Teachers could post links to interesting Science Update podcasts on their class websites or Twitter feeds. Alternately, you could build the RSS feed right into your class website so it updates automatically. Or consider using these quick, 60-second podcasts as daily hooks to open your lessons.
Some teachers might find it helpful to subscribe to the weekly edition of the podcast via email. Listening to the 60 seconds of science a week can help you keep abreast of how the field of science is changing. Encourage your students who are science lovers to subscribe for their own personal and academic enrichment.Continue reading Show less
Science Update is a collection of audio broadcasts by the American Association for the Advancement of Science (AAAS). Each podcast is 60 seconds long, and new shows are published daily. Topics run the scientific gamut, from Acoustics and Sound to Wildlife and everything in between. Teachers or students can become Science Update followers through email, iTunes, or other podcatchers. School radio stations can also sign up to broadcast daily science news for free.Continue reading Show less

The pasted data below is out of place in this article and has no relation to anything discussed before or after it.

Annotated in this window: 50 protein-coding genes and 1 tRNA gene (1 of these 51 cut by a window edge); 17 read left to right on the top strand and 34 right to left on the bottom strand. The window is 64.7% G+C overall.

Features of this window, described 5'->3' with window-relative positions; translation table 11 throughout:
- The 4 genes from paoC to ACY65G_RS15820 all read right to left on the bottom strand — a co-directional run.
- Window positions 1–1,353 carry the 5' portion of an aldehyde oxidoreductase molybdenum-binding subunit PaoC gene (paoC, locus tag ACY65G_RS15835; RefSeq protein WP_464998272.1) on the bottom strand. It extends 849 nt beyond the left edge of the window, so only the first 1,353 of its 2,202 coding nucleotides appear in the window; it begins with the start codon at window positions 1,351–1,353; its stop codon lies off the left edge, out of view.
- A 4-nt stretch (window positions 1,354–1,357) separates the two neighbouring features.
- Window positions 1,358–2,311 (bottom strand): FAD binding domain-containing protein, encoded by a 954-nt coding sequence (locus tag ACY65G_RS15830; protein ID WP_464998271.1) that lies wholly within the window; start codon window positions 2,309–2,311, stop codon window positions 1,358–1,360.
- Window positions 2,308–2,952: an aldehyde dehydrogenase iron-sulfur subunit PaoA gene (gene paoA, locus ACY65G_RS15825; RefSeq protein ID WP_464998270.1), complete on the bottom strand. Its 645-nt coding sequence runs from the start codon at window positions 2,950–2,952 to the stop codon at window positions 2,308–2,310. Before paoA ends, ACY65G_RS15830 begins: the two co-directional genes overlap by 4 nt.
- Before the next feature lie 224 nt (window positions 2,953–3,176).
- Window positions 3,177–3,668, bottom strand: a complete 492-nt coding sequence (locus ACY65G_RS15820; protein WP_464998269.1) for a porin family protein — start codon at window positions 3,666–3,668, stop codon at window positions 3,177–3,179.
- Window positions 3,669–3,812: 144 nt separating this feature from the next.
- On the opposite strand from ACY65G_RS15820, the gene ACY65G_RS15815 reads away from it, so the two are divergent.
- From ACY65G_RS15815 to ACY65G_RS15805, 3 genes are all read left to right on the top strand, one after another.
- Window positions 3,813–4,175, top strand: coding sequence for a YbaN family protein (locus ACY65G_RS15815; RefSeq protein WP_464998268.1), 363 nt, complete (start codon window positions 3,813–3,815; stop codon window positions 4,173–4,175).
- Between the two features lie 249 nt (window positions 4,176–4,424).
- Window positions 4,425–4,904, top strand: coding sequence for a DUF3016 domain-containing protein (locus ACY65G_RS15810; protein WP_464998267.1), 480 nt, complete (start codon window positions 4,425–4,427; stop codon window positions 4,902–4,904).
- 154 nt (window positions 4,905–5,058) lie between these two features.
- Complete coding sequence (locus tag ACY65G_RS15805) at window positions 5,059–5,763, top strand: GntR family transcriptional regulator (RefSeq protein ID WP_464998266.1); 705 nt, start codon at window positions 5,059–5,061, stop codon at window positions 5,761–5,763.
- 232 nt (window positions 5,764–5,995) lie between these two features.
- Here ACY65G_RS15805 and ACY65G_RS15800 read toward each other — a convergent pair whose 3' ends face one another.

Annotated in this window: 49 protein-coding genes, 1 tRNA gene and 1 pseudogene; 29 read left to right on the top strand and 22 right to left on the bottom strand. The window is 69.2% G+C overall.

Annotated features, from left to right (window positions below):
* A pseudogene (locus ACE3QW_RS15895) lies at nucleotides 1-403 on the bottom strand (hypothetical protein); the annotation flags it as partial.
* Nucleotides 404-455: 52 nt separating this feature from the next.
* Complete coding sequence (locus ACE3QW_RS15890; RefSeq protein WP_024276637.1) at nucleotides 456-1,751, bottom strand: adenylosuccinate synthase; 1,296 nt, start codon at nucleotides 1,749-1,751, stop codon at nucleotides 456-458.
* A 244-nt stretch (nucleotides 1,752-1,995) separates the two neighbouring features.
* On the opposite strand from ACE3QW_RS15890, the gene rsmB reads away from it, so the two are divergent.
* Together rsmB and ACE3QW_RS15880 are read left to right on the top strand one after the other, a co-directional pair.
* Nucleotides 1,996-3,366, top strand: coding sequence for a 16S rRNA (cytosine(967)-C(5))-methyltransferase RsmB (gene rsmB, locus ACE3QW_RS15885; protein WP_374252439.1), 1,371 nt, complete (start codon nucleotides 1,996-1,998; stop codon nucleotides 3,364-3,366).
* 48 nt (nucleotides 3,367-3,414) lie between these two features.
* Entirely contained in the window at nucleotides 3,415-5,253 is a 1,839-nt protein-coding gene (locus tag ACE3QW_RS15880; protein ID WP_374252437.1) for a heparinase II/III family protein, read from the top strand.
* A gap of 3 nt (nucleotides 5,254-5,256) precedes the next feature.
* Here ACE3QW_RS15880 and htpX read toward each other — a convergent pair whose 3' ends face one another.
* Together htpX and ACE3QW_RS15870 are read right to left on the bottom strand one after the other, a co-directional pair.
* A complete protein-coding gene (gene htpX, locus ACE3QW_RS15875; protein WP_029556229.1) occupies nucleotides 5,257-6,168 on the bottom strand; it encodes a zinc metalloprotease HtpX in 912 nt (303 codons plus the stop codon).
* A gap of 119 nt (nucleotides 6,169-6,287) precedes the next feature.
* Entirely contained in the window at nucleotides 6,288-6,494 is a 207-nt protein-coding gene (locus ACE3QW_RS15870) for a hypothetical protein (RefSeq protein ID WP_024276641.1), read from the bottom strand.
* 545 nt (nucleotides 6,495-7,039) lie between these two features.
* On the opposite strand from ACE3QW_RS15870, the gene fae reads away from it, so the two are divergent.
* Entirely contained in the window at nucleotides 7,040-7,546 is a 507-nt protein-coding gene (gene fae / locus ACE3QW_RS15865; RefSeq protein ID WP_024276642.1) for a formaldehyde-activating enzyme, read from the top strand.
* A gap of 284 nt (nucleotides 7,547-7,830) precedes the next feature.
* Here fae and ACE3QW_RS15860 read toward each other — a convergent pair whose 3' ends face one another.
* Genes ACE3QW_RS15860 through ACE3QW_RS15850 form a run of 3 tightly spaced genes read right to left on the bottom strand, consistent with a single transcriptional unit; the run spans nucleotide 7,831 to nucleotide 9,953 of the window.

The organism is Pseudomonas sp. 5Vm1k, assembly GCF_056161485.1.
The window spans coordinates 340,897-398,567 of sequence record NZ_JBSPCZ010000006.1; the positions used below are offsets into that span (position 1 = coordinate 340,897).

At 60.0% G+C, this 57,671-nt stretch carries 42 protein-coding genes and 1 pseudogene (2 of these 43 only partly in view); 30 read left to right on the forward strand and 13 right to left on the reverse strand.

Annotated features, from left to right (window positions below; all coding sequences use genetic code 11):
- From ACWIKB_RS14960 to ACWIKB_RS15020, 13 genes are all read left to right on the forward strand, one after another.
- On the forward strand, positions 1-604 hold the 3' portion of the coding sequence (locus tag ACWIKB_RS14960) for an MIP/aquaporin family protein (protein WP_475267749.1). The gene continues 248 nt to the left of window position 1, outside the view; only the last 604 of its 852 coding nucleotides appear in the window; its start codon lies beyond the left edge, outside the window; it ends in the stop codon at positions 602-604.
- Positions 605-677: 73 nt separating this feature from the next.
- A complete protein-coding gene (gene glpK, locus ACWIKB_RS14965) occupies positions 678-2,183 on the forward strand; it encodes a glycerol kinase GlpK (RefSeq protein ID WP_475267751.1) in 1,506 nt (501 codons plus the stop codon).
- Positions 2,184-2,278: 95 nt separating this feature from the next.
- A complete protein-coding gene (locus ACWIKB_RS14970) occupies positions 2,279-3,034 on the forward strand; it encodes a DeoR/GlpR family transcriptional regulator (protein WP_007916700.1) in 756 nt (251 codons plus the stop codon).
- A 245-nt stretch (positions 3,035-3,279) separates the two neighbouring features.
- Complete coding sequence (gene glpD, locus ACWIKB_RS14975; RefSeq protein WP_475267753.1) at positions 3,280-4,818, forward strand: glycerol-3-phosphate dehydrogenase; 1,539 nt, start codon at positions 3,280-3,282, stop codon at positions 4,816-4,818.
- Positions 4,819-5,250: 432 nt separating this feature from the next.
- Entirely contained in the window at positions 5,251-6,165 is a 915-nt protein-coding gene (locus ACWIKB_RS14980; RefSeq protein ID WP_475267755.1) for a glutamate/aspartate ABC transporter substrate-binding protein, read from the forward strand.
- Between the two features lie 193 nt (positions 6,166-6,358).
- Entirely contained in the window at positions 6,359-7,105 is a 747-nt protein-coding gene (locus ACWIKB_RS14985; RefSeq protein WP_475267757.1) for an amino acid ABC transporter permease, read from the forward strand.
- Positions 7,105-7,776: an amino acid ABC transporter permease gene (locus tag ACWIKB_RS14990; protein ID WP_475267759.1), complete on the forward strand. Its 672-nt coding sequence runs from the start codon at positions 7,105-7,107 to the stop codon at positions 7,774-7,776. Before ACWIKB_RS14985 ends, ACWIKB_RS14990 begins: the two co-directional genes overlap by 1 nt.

Science Update captures recent advances in science, technology, and medicine in a short and fun way. Since stories are kept brief, kids are more likely to tune in. Also, the show regularly features such quirky topics as the Friendship Genetics Podcast, which hints that genes and a similar sense of smell may bring friends together. The downside to these quick stories is that kids don’t get the opportunity to dig deeper and understand how the science actually works.
There are links the AAAS ScienceNetLinks site where there are some related questions, resources, and opportunities to help students go further. Also, it's worth noting that the AAAS has aligned these tools to their own Project 2061 Benchmarks instead of the Next Generation of Science Standards. Science Update has the potential to get kids excited about science, but teachers may need to fill in some gaps and extend learning with additional tools to help kids move their learning beyond the soundbite.Continue reading Show less